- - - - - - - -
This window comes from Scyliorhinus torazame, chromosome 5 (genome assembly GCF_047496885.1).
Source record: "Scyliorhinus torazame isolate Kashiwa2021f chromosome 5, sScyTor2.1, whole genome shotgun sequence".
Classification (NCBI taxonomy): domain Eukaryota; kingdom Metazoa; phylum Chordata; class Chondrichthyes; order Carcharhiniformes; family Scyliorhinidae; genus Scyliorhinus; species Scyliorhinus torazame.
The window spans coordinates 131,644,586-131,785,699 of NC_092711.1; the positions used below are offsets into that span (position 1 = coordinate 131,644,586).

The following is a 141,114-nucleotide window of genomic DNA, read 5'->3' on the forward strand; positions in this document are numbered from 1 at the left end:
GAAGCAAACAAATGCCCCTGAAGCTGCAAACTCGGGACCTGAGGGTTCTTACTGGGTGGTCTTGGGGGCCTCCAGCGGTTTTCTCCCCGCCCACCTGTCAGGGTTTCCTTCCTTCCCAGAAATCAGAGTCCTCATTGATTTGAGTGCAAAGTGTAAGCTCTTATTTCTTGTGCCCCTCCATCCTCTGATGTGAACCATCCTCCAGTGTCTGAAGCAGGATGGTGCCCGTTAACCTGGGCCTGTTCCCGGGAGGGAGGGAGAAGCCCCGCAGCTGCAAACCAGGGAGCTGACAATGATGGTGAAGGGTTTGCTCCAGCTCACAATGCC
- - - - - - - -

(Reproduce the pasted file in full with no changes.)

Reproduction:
This window comes from Scyliorhinus torazame, chromosome 5 (genome assembly GCF_047496885.1).
Source record: "Scyliorhinus torazame isolate Kashiwa2021f chromosome 5, sScyTor2.1, whole genome shotgun sequence".
Classification (NCBI taxonomy): domain Eukaryota; kingdom Metazoa; phylum Chordata; class Chondrichthyes; order Carcharhiniformes; family Scyliorhinidae; genus Scyliorhinus; species Scyliorhinus torazame.
The window spans coordinates 131,644,586-131,785,699 of NC_092711.1; the positions used below are offsets into that span (position 1 = coordinate 131,644,586).

The following is a 141,114-nucleotide window of genomic DNA, read 5'->3' on the forward strand; positions in this document are numbered from 1 at the left end:
GAAGCAAACAAATGCCCCTGAAGCTGCAAACTCGGGACCTGAGGGTTCTTACTGGGTGGTCTTGGGGGCCTCCAGCGGTTTTCTCCCCGCCCACCTGTCAGGGTTTCCTTCCTTCCCAGAAATCAGAGTCCTCATTGATTTGAGTGCAAAGTGTAAGCTCTTATTTCTTGTGCCCCTCCATCCTCTGATGTGAACCATCCTCCAGTGTCTGAAGCAGGATGGTGCCCGTTAACCTGGGCCTGTTCCCGGGAGGGAGGGAGAAGCCCCGCAGCTGCAAACCAGGGAGCTGACAATGATGGTGAAGGGTTTGCTCCAGCTCACAATGCC